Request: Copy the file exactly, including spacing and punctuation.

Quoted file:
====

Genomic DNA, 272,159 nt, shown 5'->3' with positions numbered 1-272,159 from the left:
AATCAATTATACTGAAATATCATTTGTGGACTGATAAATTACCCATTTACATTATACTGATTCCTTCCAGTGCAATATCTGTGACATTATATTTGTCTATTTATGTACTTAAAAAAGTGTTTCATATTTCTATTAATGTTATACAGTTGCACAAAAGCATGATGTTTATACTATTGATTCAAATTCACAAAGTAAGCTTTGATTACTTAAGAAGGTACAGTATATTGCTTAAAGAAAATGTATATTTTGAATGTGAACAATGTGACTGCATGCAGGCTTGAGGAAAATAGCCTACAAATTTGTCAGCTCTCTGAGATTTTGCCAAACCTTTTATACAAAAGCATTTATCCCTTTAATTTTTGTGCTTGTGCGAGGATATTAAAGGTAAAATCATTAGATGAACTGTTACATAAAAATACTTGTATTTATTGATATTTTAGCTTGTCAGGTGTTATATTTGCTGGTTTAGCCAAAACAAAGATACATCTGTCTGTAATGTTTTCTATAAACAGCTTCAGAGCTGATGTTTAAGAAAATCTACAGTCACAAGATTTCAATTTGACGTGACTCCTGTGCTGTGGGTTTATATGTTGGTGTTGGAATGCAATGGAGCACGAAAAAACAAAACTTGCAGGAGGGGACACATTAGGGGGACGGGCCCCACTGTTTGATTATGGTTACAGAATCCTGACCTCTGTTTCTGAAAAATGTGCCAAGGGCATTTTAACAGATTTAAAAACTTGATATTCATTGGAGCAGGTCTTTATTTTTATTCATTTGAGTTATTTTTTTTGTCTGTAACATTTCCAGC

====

Genomic DNA, 272,159 nt, shown 5'->3' with positions numbered 1-272,159 from the left:
AATCAATTATACTGAAATATCATTTGTGGACTGATAAATTACCCATTTACATTATACTGATTCCTTCCAGTGCAATATCTGTGACATTATATTTGTCTATTTATGTACTTAAAAAAGTGTTTCATATTTCTATTAATGTTATACAGTTGCACAAAAGCATGATGTTTATACTATTGATTCAAATTCACAAAGTAAGCTTTGATTACTTAAGAAGGTACAGTATATTGCTTAAAGAAAATGTATATTTTGAATGTGAACAATGTGACTGCATGCAGGCTTGAGGAAAATAGCCTACAAATTTGTCAGCTCTCTGAGATTTTGCCAAACCTTTTATACAAAAGCATTTATCCCTTTAATTTTTGTGCTTGTGCGAGGATATTAAAGGTAAAATCATTAGATGAACTGTTACATAAAAATACTTGTATTTATTGATATTTTAGCTTGTCAGGTGTTATATTTGCTGGTTTAGCCAAAACAAAGATACATCTGTCTGTAATGTTTTCTATAAACAGCTTCAGAGCTGATGTTTAAGAAAATCTACAGTCACAAGATTTCAATTTGACGTGACTCCTGTGCTGTGGGTTTATATGTTGGTGTTGGAATGCAATGGAGCACGAAAAAACAAAACTTGCAGGAGGGGACACATTAGGGGGACGGGCCCCACTGTTTGATTATGGTTACAGAATCCTGACCTCTGTTTCTGAAAAATGTGCCAAGGGCATTTTAACAGATTTAAAAACTTGATATTCATTGGAGCAGGTCTTTATTTTTATTCATTTGAGTTATTTTTTTTGTCTGTAACATTTCCAGC